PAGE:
2. Preparation should include a directed focus on diabetes self-management skills for the teen and adult caregivers. There should be a gradual transfer of diabetes related care responsibilities to the teen from the adult caregiver. Diabetes education should now be directed toward the "emerging adult."
3. Preparation should include information about the differences between pediatric and adult providers in their approach to care as well as health insurance options.
4. The pediatric provider should prepare and provide to both the patient and future adult healthcare provider a written summary that includes problem lists, medications, assessment of diabetes self care skills, summary of diabetes control and associated illnesses, as well as a psychosocial summary including mental health referrals in the past.
5. Healthcare providers need to recognize the vulnerability of young adults with diabetes due to competing lifestyle concerns.
6. The transferring pediatric providers should provide specific referrals to adult providers that match the needs of the specific emerging adult.
7. The transferring pediatric providers should provide our young adults with links to resources should they become lost to follow-up.
8. Care must be individualized and developmentally appropriate for each young adult.
9. Emerging adults must be evaluated and treated for potential eating disorders and mental illness.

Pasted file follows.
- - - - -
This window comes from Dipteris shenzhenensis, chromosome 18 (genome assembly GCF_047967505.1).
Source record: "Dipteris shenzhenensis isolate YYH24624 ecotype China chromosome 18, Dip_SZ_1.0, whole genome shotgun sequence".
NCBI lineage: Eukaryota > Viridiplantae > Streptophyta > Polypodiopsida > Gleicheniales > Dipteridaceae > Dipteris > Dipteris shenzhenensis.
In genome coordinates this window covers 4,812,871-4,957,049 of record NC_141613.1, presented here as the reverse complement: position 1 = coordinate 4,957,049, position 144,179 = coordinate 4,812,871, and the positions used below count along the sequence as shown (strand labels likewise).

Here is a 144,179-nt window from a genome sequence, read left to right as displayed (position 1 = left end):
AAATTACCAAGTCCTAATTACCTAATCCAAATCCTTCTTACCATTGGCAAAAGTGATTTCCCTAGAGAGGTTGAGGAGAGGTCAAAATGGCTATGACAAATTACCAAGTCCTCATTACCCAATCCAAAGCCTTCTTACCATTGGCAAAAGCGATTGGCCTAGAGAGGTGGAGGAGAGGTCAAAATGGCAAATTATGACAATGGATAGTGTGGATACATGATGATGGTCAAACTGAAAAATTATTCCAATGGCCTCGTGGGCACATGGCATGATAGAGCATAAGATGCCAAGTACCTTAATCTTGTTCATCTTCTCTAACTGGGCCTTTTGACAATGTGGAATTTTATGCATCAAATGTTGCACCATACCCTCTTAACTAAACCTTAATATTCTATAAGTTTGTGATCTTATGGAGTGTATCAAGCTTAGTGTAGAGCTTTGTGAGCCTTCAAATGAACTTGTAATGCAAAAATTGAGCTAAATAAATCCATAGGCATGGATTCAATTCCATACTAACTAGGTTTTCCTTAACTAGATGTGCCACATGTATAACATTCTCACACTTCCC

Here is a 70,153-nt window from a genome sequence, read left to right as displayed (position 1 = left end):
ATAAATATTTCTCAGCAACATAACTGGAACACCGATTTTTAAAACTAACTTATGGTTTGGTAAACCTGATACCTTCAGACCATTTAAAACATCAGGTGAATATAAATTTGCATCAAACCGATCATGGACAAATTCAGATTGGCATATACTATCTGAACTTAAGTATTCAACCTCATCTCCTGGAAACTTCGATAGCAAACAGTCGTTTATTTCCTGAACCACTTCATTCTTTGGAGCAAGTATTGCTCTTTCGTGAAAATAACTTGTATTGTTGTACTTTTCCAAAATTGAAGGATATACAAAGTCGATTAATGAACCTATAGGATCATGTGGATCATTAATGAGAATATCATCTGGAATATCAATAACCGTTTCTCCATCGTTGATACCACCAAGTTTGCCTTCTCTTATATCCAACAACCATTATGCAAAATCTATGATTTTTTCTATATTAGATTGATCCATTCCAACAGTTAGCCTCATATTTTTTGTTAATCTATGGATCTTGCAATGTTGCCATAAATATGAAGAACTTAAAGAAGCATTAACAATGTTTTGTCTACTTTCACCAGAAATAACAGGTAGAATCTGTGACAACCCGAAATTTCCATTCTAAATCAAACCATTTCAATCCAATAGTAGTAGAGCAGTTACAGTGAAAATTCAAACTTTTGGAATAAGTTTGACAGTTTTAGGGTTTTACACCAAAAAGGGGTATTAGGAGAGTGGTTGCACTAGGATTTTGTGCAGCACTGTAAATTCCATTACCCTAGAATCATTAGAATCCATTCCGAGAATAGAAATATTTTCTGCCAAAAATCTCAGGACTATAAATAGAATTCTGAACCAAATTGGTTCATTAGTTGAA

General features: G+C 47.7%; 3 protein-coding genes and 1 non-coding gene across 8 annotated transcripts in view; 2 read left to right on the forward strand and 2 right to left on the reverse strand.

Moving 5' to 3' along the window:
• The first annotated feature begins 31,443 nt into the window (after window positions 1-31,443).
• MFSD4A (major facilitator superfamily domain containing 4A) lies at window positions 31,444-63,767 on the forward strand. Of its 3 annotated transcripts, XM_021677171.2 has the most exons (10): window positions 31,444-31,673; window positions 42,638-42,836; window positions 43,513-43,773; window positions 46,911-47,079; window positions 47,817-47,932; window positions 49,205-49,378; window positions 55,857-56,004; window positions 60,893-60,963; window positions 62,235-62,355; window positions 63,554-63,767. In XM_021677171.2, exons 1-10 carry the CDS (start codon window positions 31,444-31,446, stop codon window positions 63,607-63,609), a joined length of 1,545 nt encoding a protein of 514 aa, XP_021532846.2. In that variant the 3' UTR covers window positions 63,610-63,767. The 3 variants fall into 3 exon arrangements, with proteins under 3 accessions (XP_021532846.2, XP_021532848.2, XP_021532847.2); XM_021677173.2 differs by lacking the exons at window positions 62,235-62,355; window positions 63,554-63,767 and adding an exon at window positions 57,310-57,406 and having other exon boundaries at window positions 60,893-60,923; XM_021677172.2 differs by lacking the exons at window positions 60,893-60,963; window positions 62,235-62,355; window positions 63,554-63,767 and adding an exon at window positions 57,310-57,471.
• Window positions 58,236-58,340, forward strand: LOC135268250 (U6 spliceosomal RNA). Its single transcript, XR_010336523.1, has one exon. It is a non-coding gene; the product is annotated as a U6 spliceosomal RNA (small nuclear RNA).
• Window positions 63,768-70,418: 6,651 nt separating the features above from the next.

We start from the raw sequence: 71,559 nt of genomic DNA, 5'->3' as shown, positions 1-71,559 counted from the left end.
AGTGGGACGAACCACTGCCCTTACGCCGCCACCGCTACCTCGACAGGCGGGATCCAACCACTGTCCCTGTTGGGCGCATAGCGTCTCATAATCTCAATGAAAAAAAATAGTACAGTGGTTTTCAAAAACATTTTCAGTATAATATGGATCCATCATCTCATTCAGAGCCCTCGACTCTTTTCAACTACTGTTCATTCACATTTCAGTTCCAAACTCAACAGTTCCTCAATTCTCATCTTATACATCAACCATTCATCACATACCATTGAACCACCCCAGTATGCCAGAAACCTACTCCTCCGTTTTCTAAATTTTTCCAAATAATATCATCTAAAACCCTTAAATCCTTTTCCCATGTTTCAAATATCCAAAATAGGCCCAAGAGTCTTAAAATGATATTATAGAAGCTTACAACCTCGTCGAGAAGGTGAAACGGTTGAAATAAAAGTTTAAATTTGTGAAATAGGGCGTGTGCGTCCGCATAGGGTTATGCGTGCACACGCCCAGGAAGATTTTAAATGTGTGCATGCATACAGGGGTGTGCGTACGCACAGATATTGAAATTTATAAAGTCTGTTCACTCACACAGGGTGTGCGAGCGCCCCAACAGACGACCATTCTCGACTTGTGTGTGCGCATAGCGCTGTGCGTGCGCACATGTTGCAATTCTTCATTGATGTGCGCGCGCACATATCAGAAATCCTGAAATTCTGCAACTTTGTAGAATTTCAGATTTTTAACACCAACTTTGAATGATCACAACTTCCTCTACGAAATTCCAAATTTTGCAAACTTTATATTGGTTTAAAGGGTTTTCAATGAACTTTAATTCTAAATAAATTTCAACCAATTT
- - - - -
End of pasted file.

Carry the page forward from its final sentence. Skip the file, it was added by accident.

10. Visits should occur every 3 months for young adults taking insulin and 3-6 months for patients with type 2 diabetes not taking insulin.
11. Screening guidelines for microvascular and macrovascular complications in young adults should be continued.
12. Risk assessment for macrovascular complications should begin in childhood and continue in the adult practice.
13. Birth control, pregnancy, STD, alcohol, smoking, driving, etc., should be discussed with pediatric providers and continue with adult healthcare provider.
14. Recommendation for continued preventive healthcare with a primary care physician.
Our Diabetes program at Children's National Medical Center constructed a rough draft of a transition protocol that will reflect the recommendations of the ADA position statement. It will be a work in progress.
Published On: November 14, 2011